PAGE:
Thailand Gas Crisis?

It’s not unusual to pull into a gas station up here in the Northeast region only to find your favorite petroleum formulation (95 benzene, 95 gasohol [E10 / E20], 91 benzene, 91 gasohol, diesel, palm diesel, B5 [5% biodiesel], LPG [Liquified Petroleum Gas], and CNG [Compressed Natural Gas], which is one of the two kinds of NGV [Natural Gas Variation]) sold out, or in the case of 95 benzene, no longer being sold at all, or in the case of LPG and especially CNG, simply not yet available.
At the PTT station in front of my university (the uni actually owns it) this morning, they were out of everything (they sell 91/95 gasohol, 91 benzene, straight-up diesel, and 5% biodiesel fomulation). There were ad hoc “sold out” signs taped to each individual pump (maybe 24 in all) and the staff were all sitting around on the pump islands. They didn’t even bother telling the cars pulling in for gas that they were out, they would just laconically point to the signs in between slacking off and playing grabass with their coworkers.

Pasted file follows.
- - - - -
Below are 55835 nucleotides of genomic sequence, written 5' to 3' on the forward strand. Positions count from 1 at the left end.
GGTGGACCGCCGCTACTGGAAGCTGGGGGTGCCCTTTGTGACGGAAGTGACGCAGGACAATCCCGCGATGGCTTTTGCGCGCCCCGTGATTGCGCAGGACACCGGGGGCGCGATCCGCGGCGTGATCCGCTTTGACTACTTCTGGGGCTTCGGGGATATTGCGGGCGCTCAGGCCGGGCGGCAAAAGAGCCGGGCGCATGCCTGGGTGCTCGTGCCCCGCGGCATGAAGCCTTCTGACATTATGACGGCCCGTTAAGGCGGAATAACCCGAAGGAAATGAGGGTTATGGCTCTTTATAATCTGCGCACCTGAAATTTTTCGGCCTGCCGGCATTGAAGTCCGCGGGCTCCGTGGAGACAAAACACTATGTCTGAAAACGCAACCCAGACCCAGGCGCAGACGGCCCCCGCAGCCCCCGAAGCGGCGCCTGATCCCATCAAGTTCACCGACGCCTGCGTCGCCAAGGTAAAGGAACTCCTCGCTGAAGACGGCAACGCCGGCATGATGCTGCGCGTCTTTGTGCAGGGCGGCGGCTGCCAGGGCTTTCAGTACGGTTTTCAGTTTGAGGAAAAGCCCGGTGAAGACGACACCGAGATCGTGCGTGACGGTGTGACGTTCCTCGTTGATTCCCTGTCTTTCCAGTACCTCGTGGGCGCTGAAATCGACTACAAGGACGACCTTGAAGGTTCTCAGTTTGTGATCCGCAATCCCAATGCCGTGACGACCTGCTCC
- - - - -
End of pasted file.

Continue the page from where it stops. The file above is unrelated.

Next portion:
It made me wonder why they didn’t just put a big sign up at the entrance so that people didn’t pull in and waste their time, but as they say, This Is Thailand.
P.S. Until now I’ve very rarely posted negative commentary on this blog regarding my country of current residence, for one simple reason – If there’s one thing I hate it’s the recent arrivals to a country complaining about this and that and I vowed never to be one of them long ago. Having almost been here two years now though, I feel I can begin complaining with a bit of authority. ; )
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Related link: Retail oil price list from the Energy Policy & Planning Office of Thailand’s Ministry of Energy

One thought on “Thailand Gas Crisis?”

  1. I guess it doesn’t matter that gas is cheaper in Thailand than over here if they’re out of it.
    When I left OC for Thailand in May, gas was $3.50 per gallon. When I returned in July, it was $4.50 a gallon. Upside: There’s way less traffic on the highways and the usually heavy tourist crowd at beaches are thinned out. Not a bad thing at all.
    Oh, and Happy Birthday, Big Daddy!

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